This year has been a tough one for me, in a few different ways. There was the death of my mother, from lung cancer, something we seriously thought she was beating, but in the end the fight was just too much for her body. Learning there’s something out there stronger than my mom was hard enough — she was tiny in size and stature, but huge in personality and strength.
So losing her, the touchstone of my life, reminded me of death’s great power, of how the mightiest of people are brought down by its power, and of how we need to make our moments matter, to live with purpose and intent and meaning, whatever that might mean to each of us individually.
Six months after my mother’s death, my husband had surgery followed by complications that made me wonder if I was also going to lose him. And life’s fragility hit home again.
Knowing that my other touchstone, my partner in this adult portion of my life, could be taken through no fault of his own, made life’s fragility even more present in my every day. It made me see that we all need to find ways to include those things that make us happy in our day-to-day lives.
My mother taught me the most valuable lessons of motherhood: do what makes you happy and you’ll (usually) make those around you happy. Don’t let your happiness be dependent on others, or not wholly on others.
For her, this meant golfing. That’s what made her happy, and, as a result, it made those around her happy. She laughed and had fun even when frustrated, bringing humor to moments of complete disappointment.
She liked to do about seventeen other things (and she did them all well — seriously, she was good at so many things), but golf was her true love. It brought her so much, including my step dad.
Taking that lesson of living and doing with intention, I’m trying to do the things I love every day. As golf was for my mother, reading (and all things reading related) are for me.
Books. Literature. Fiction. (some) Non-fiction. Memoirs. Physical books. E-Books. Audiobooks. Authors. Critics. Critical reading. Reading for fun. Reading for information. Text. Subtext. Genres. Allegories. Unreliable narrators. Protagonists. Intertextuality.
I could go on and on.
So this is the new goal: taking what makes me happy, letting it make me happy everyday and making it mean something. Let’s call it an intentional hobby. A hobby that makes me happy, but also makes me a better person.
And my hobby has another advantage: it can open me up to other worlds, and to show me other lives. It can make me a better person, force me to be a life-long student of humans and interactions and stories.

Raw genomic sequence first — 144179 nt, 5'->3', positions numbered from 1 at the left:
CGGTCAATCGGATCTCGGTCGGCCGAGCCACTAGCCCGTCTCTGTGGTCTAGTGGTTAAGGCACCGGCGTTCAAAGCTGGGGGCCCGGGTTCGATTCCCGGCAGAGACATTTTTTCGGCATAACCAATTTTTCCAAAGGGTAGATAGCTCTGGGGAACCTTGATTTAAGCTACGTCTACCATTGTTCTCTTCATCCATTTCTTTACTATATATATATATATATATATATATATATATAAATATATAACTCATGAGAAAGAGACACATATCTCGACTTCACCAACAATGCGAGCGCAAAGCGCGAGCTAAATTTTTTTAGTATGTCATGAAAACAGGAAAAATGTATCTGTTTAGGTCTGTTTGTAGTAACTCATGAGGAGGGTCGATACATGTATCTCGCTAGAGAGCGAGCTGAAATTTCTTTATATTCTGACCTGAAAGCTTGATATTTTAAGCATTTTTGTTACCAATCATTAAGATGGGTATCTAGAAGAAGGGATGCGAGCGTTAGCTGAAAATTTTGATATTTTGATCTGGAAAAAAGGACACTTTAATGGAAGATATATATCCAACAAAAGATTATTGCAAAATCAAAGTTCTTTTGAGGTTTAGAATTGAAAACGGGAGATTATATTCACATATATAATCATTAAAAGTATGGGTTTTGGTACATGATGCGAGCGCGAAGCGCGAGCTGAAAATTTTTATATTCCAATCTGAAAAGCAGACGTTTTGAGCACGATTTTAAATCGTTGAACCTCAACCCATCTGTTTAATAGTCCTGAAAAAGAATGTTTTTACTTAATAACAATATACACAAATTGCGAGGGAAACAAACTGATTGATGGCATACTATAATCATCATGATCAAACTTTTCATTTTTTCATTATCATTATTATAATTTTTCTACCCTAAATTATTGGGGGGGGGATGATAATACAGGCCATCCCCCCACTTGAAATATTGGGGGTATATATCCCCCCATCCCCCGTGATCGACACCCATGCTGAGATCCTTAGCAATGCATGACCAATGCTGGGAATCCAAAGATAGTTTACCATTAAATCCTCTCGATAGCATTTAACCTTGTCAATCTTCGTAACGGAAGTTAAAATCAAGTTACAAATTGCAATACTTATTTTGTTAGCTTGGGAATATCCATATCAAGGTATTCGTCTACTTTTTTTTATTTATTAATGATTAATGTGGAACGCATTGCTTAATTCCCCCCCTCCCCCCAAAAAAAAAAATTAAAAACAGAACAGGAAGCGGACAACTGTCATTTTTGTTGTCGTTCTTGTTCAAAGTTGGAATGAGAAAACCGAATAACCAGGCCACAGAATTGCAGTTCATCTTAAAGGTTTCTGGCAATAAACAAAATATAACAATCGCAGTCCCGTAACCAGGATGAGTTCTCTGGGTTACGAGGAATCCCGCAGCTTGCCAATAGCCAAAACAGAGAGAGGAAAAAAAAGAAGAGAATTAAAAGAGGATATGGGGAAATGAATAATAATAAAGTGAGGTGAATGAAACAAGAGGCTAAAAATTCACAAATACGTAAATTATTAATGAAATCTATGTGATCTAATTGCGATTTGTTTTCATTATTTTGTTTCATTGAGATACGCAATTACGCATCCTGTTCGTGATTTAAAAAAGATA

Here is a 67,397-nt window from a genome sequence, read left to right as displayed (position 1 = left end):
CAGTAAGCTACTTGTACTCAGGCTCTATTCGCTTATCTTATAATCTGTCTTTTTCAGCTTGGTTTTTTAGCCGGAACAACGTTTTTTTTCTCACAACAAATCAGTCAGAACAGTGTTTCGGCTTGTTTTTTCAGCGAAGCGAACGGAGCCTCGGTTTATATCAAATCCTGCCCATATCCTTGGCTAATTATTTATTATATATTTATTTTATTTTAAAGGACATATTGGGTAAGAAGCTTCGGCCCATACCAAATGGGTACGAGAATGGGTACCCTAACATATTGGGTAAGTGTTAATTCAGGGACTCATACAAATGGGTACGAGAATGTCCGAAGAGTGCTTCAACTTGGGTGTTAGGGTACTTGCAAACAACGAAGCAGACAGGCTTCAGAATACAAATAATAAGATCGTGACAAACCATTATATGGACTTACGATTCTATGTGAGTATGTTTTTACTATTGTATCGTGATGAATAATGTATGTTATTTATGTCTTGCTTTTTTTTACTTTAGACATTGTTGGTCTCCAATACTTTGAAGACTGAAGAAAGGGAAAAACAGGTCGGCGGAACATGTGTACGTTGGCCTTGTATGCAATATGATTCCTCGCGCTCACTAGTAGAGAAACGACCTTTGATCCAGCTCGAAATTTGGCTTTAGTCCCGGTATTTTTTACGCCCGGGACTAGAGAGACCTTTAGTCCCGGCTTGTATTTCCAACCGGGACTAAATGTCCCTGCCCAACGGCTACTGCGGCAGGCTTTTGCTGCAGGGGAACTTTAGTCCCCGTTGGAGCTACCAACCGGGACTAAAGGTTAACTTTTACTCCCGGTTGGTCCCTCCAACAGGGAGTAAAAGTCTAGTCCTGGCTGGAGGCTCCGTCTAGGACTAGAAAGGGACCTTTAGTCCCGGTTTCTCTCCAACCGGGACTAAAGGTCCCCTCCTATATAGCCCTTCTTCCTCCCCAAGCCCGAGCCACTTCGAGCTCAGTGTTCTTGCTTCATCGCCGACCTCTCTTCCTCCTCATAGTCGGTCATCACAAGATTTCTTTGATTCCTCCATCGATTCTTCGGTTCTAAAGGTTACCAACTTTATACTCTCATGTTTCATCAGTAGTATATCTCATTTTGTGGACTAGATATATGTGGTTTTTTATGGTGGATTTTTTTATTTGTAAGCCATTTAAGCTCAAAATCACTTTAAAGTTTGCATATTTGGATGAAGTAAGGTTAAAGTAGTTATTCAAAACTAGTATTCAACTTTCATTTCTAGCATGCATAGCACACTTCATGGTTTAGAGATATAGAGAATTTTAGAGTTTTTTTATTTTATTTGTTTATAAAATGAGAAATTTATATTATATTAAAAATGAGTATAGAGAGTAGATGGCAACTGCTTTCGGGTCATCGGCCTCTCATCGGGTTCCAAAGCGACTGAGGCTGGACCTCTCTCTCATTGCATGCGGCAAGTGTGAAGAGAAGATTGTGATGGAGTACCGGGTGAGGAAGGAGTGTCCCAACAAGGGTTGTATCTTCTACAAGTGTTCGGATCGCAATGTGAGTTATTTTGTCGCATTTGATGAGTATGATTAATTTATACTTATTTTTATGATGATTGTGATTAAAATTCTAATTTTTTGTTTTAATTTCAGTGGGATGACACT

With my intentional hobby in mind, I began to consider my Goodreads reading challenge and my approach to it. I set my goal in January, when we were pretty sure my mom was going to be okay, at least for awhile. When I set my goal, I didn’t know I would have such a reading slump ahead of me, when my mom began the last of her life, and then after she died. It was nearly impossible for my to concentrate on what was written, what those words were supposed to mean when put together.
I’ve said it before, but audiobooks saved me. The ability to NOT have to fall into the words, but have them fall OVER me, with someone else reading. THAT brought me back.
After listening to my go-to author’s works (Stephen King) in great detail, I slowly found my way back to the written word. For quite a few months there, from about April to July, I read lighter thrillers. Easy to fall into, the kind that doesn’t require too much from the reader. Kind of brain candy.
(I’ve always had a soft spot for these thrillers. Some are more substantive than others, but they’ve always had a place on my reading list. I love them.)
And suddenly, in August, I found myself reaching for the slightly heavier reads. Works that challenged me a bit more. And, as my reading started to balance itself out, I took a good look at my Goodreads Reading Challenge, and I realized I was up in my book count. I was amazed.
I thought back to my book count at this time in years past. On my laptop (as opposed to the app on my phone), the challenge widget includes not only the book count, but also how that book count compares to where you should be, considering the overall goal and the number of weeks left in the year. In the past, I find myself behind in the fall. I start to freak out a little, and I let myself read Kindle singles or short books in an attempt to make my goal.
In the past, I’ve felt guilty about reading shorter books, or re-reading books, or even listening to books. Especially when I was doing these things in the last laps of a race only I cared about.
But this year I’m ahead of schedule. Without trying, and with quite a bit of surprise. I’d been reading to find myself, to get back to what I love, to get away from my grief. Listening, reading light thrillers, finding my way back to my ‘thing.’
Without trying, I had been reading fiction with intention. Losing myself in books and words, either falling into them or letting them fall over me. That may be the opposite of what others mean by reading with intention, and it may be the opposite of what I usually mean when I read with intention, but my intention was clear. At least in my heart.
I’ve been reading fiction to grieve and to get through to grief. To remember and to let go. Without knowing it, my reading had meaning.
So, rather than feeling guilty as to what I read or how I ‘read’ it, I know that the books I’ve gotten through this year have also gotten me through the most difficult year of my life.
I’ve discovered things about myself this year. I’m stronger than I know. I eat when I’m emotional. I’m a decent mom and a okay wife.
And reading can get me through just about anything. Even when I don’t realize it.